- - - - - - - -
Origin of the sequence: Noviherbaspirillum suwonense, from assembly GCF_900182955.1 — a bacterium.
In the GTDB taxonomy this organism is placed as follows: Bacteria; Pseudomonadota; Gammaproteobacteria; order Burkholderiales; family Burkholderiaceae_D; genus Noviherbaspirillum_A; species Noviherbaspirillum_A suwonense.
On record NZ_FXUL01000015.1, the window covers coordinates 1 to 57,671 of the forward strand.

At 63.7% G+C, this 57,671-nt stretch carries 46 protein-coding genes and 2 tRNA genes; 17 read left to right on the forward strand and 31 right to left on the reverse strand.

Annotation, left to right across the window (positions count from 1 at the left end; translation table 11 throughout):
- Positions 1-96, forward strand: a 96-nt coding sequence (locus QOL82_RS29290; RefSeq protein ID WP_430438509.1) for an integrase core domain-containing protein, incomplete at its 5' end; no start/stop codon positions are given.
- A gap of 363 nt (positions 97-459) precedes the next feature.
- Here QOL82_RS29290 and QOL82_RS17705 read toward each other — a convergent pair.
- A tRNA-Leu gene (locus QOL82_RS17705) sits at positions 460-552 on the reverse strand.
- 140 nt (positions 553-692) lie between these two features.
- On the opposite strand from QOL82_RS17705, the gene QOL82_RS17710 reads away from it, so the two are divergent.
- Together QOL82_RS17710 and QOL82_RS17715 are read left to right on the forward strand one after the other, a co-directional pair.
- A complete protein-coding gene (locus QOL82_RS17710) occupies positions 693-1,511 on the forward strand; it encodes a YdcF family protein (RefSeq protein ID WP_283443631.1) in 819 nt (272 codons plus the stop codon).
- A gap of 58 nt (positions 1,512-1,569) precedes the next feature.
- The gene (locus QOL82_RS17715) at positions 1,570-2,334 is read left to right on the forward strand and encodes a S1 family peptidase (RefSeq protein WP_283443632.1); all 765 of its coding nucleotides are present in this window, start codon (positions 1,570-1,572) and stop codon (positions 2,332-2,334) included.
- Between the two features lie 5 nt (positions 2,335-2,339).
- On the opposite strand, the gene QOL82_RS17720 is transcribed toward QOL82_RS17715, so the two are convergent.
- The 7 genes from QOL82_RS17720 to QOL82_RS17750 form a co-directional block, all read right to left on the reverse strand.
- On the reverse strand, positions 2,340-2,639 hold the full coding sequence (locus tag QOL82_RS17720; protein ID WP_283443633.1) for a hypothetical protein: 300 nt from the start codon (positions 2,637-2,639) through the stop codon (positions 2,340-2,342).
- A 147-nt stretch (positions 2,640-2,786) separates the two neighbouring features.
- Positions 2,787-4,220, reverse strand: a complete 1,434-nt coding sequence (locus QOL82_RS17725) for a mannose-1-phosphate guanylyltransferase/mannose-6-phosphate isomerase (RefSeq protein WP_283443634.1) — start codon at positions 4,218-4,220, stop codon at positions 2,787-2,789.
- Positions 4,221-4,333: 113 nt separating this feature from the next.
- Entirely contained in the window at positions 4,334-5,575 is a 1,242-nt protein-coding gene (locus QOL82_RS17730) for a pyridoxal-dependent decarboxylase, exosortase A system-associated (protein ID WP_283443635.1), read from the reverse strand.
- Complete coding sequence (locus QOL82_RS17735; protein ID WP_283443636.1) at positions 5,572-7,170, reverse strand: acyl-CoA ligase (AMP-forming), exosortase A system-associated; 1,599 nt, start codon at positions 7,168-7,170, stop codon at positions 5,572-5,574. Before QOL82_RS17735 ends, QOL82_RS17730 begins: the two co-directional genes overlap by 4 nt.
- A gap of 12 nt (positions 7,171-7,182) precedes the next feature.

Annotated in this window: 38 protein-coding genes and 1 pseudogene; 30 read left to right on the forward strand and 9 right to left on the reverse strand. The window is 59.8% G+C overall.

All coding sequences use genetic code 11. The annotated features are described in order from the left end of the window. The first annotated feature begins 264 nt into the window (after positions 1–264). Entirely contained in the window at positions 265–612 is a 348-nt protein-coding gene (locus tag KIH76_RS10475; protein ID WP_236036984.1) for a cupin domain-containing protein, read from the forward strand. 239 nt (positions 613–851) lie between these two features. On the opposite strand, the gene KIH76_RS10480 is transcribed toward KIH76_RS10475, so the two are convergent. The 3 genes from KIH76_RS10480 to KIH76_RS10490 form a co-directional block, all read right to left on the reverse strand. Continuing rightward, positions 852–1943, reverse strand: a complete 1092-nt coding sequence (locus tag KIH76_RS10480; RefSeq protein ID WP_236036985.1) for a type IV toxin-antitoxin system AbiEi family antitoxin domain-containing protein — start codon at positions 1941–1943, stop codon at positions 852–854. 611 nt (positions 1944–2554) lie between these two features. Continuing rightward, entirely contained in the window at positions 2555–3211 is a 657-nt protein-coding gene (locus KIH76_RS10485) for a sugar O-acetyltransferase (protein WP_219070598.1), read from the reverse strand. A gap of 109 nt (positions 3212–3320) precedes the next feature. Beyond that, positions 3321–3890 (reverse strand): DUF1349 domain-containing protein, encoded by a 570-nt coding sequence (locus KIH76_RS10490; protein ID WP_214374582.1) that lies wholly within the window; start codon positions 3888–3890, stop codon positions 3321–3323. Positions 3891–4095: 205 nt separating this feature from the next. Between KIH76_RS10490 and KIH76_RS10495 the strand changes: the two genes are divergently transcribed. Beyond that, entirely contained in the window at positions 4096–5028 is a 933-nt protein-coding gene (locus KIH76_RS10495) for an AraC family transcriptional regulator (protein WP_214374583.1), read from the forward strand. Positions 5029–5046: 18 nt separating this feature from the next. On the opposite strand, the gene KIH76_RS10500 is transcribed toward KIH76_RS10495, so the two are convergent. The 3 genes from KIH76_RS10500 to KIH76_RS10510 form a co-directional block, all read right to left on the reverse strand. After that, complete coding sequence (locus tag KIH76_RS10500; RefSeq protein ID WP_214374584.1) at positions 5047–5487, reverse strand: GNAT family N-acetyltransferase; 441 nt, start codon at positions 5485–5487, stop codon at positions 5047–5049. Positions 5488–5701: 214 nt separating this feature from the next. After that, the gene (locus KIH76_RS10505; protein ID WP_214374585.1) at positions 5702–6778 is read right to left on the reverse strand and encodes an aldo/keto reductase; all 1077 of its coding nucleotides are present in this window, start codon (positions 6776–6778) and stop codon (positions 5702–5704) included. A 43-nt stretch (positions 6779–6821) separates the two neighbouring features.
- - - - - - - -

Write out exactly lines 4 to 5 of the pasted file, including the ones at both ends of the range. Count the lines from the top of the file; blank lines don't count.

At 63.7% G+C, this 57,671-nt stretch carries 46 protein-coding genes and 2 tRNA genes; 17 read left to right on the forward strand and 31 right to left on the reverse strand.

Annotation, left to right across the window (positions count from 1 at the left end; translation table 11 throughout):